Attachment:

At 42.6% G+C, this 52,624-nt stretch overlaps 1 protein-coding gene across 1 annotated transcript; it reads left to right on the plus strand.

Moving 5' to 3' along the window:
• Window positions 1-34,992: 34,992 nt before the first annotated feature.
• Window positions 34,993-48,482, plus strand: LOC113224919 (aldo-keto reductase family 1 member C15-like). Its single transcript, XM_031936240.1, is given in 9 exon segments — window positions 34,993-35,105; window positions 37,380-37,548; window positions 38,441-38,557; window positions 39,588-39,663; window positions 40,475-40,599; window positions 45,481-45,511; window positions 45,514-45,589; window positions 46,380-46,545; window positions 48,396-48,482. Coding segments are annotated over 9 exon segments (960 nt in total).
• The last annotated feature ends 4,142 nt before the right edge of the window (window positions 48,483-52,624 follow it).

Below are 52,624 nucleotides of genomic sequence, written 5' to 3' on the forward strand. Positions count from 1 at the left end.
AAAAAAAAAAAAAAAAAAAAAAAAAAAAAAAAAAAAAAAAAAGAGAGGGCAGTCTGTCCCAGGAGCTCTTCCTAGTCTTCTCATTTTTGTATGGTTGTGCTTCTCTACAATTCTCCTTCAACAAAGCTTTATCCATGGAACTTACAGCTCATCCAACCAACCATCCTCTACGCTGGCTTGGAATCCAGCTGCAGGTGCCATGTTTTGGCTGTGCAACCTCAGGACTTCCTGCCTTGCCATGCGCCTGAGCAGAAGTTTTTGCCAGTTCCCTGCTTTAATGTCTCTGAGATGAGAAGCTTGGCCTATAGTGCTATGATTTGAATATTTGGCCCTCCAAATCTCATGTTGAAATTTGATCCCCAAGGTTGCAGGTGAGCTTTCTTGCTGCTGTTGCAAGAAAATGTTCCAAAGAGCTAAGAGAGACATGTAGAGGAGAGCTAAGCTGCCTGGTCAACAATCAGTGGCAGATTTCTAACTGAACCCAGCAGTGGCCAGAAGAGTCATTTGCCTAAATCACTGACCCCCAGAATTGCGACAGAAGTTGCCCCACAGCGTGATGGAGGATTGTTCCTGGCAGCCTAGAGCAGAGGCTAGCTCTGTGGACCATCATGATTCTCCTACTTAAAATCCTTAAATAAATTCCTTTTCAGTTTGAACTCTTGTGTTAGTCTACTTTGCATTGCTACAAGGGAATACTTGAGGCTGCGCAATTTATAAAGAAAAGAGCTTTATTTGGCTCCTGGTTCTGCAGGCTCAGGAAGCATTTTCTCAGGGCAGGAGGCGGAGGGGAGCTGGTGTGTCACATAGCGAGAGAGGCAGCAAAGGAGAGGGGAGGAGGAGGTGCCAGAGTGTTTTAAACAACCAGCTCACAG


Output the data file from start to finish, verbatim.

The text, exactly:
At 42.6% G+C, this 52,624-nt stretch overlaps 1 protein-coding gene across 1 annotated transcript; it reads left to right on the plus strand.

Moving 5' to 3' along the window:
• Window positions 1-34,992: 34,992 nt before the first annotated feature.
• Window positions 34,993-48,482, plus strand: LOC113224919 (aldo-keto reductase family 1 member C15-like). Its single transcript, XM_031936240.1, is given in 9 exon segments — window positions 34,993-35,105; window positions 37,380-37,548; window positions 38,441-38,557; window positions 39,588-39,663; window positions 40,475-40,599; window positions 45,481-45,511; window positions 45,514-45,589; window positions 46,380-46,545; window positions 48,396-48,482. Coding segments are annotated over 9 exon segments (960 nt in total).
• The last annotated feature ends 4,142 nt before the right edge of the window (window positions 48,483-52,624 follow it).

Below are 52,624 nucleotides of genomic sequence, written 5' to 3' on the forward strand. Positions count from 1 at the left end.
AAAAAAAAAAAAAAAAAAAAAAAAAAAAAAAAAAAAAAAAAAGAGAGGGCAGTCTGTCCCAGGAGCTCTTCCTAGTCTTCTCATTTTTGTATGGTTGTGCTTCTCTACAATTCTCCTTCAACAAAGCTTTATCCATGGAACTTACAGCTCATCCAACCAACCATCCTCTACGCTGGCTTGGAATCCAGCTGCAGGTGCCATGTTTTGGCTGTGCAACCTCAGGACTTCCTGCCTTGCCATGCGCCTGAGCAGAAGTTTTTGCCAGTTCCCTGCTTTAATGTCTCTGAGATGAGAAGCTTGGCCTATAGTGCTATGATTTGAATATTTGGCCCTCCAAATCTCATGTTGAAATTTGATCCCCAAGGTTGCAGGTGAGCTTTCTTGCTGCTGTTGCAAGAAAATGTTCCAAAGAGCTAAGAGAGACATGTAGAGGAGAGCTAAGCTGCCTGGTCAACAATCAGTGGCAGATTTCTAACTGAACCCAGCAGTGGCCAGAAGAGTCATTTGCCTAAATCACTGACCCCCAGAATTGCGACAGAAGTTGCCCCACAGCGTGATGGAGGATTGTTCCTGGCAGCCTAGAGCAGAGGCTAGCTCTGTGGACCATCATGATTCTCCTACTTAAAATCCTTAAATAAATTCCTTTTCAGTTTGAACTCTTGTGTTAGTCTACTTTGCATTGCTACAAGGGAATACTTGAGGCTGCGCAATTTATAAAGAAAAGAGCTTTATTTGGCTCCTGGTTCTGCAGGCTCAGGAAGCATTTTCTCAGGGCAGGAGGCGGAGGGGAGCTGGTGTGTCACATAGCGAGAGAGGCAGCAAAGGAGAGGGGAGGAGGAGGTGCCAGAGTGTTTTAAACAACCAGCTCACAG